Tinkering Monkey swivel ipad caseBottom line: Eventually payments will be made via proximity and settled in the cloud (my mobile will know I'm in the store and will automatically pair me to the store's POS). But there is still a long transition period ahead.

Tablet/smartphone card readers are a great interim step for smaller merchants (note 2), especially with the price wars waging at the point of sale (note 3).

Related: And banks, even though you don't have the POS issue, you can equip your frontline staff with iPad-powered sales tools (note 4). 

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Notes:
1. On one of the Austin freeways, I also saw a billboard for the ISIS pilot. But I didn't see any merchants promoting it. 
2. And some bigger ones. And of course, the 20,000-store Gorilla, Starbucks, is partnering with Square, though it is unlikely they'll use iPads at the point of sale.
3. Bank of America recently jumped into the game matching Square's 2.7% discount rate.  
4. Barclays just bought 8,500 iPads to equip its branch sales staff (Financial Brand post).

Comments

Westpac Launches iPad Banking with Drag-and-Drop Transfers

By Jim Bruene on July 11, 2012 3:38 PM | Comments (3)

image Touchscreen technology isn't particularly game changing in banking. For the most part, users simply look at transactions, type a few numbers, and press a button or two. Touchscreen or mouse, it works pretty much the same. 

However, Australia's Westpac Bank (creators of Cash Tank and Impulse Saver) has figured out a way to use the swipe motion to simplify the funds transfer process. In its new iPad app (launched today), each account is shown on the screen in a small summary box.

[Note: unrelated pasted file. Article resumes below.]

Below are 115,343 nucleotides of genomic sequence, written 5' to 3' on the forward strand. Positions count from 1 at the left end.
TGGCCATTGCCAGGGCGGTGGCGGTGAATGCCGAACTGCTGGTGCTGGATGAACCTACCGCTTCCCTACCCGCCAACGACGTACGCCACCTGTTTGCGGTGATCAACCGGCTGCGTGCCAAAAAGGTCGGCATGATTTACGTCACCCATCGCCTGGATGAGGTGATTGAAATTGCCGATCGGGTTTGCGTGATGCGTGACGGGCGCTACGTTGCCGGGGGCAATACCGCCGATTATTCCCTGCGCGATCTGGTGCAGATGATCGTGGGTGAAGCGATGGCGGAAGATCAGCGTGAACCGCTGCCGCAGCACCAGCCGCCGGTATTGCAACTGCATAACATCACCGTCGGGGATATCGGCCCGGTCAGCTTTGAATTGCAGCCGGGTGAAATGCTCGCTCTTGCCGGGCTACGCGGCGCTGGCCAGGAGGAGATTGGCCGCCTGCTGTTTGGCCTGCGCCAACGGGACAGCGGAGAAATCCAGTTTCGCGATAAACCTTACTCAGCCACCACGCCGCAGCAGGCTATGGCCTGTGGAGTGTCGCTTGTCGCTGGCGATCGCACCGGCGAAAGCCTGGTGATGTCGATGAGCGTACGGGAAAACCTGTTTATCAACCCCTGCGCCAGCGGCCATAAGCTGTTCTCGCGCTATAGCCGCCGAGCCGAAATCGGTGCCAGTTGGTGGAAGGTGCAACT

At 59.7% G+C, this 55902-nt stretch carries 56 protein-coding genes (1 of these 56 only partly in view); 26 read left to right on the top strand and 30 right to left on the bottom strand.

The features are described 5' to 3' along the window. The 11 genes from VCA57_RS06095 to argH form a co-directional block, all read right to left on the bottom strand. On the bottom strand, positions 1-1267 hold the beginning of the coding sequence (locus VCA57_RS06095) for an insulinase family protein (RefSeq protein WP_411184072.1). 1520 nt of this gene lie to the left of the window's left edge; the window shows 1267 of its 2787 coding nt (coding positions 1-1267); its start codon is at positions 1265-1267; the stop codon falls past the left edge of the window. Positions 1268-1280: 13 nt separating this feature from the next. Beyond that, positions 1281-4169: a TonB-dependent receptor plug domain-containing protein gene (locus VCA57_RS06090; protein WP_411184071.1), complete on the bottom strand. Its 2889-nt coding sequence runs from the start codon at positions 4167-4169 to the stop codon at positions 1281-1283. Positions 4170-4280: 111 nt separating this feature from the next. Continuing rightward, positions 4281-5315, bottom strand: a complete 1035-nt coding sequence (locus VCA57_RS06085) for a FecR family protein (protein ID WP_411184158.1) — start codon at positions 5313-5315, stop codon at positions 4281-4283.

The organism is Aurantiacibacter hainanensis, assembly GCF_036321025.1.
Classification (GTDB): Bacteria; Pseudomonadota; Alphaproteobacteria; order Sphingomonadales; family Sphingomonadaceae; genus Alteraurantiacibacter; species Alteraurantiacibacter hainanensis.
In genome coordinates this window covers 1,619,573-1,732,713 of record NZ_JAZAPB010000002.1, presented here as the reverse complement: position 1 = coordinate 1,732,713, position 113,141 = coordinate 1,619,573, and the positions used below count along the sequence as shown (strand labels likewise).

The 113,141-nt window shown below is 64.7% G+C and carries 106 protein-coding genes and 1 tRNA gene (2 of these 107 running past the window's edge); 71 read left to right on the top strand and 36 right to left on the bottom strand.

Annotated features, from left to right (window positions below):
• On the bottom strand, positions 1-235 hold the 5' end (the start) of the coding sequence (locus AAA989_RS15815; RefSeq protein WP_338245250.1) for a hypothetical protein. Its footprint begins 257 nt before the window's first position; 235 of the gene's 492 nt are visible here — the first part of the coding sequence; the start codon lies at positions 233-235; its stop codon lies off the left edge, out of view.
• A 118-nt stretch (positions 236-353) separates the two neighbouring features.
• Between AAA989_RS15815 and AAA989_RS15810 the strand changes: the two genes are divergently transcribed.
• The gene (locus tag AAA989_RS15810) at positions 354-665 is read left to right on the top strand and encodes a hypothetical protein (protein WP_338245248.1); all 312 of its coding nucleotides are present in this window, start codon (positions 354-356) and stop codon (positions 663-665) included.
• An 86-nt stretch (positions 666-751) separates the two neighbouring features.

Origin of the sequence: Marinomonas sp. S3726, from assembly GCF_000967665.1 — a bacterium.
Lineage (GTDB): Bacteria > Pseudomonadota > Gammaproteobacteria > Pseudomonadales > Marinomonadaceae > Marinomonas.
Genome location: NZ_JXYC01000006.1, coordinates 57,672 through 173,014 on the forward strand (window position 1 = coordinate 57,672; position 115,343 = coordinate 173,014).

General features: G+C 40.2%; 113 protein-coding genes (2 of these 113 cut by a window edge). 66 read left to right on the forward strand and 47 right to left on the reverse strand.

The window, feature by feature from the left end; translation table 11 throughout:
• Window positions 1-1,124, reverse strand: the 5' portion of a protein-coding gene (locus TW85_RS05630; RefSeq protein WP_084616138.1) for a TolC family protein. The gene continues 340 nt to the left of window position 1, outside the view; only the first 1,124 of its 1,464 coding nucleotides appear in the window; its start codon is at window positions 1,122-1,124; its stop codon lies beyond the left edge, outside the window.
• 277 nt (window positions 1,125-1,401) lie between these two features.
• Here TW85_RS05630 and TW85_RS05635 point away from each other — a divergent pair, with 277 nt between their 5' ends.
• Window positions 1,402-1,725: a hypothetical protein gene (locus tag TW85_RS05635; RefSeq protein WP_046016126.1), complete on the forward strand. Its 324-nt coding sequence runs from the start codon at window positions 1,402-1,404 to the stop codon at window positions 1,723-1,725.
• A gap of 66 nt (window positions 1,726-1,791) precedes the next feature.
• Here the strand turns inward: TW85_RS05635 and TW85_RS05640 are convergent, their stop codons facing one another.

To initiate a funds transfer, users move the summary box for account A over the summary box for account B, then type in the amount (see first screenshot below). Similarly, to initiate a payment, users drag the summary box over to the "payments zone" on the right to begin a bill payment (second screenshot).

Bottom line: While pushing a box around on a screen may not be faster than using a mouse in desktop online banking, it's an intuitive way to use an iPad app. Kudos to Westpac for incorporating it into their app.

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Westpac (AU) iPad funds transfer (10 July 2012)
Simply drag the "from" account box over "to" account to begin the funds transfer

image

Westpac (AU) bill-payment process
Drag to "from" account over to the payment zone on the far right to begin a payment

image

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First Look: Bank of America's Just-Launched iPad App

By Jim Bruene on May 3, 2011 5:12 AM | Comments

image A little more than a year after the iPad launched, Bank of America finally made it their own with a native app. It appeared in the iTunes store around midnight last night and has already climbed to #42 on the list of most popular free apps across all categories (5 PM Pacific; see update below and notes 1, 2).

I took it for a spin a few minutes ago and it's about what you'd expect for the first version. The most important functions are all there: view recent transactions, transfer funds, pay bills, find ATM/branch locations, and contact customer service. It also includes the ability to apply for a new account within the app, something that is still relatively rare (and not included in the bank's iPhone app).

Analysis: Overall, it's a solid, if somewhat tardy, initial effort and will be adequate for most users. However, BofA has a reputation for being an online leader, and there is nothing in the app so far that supports that brand positioning. But, then again, simply having an iPad app puts it ahead of most competitors (see list of top banking apps as of last week).

A few other notable features: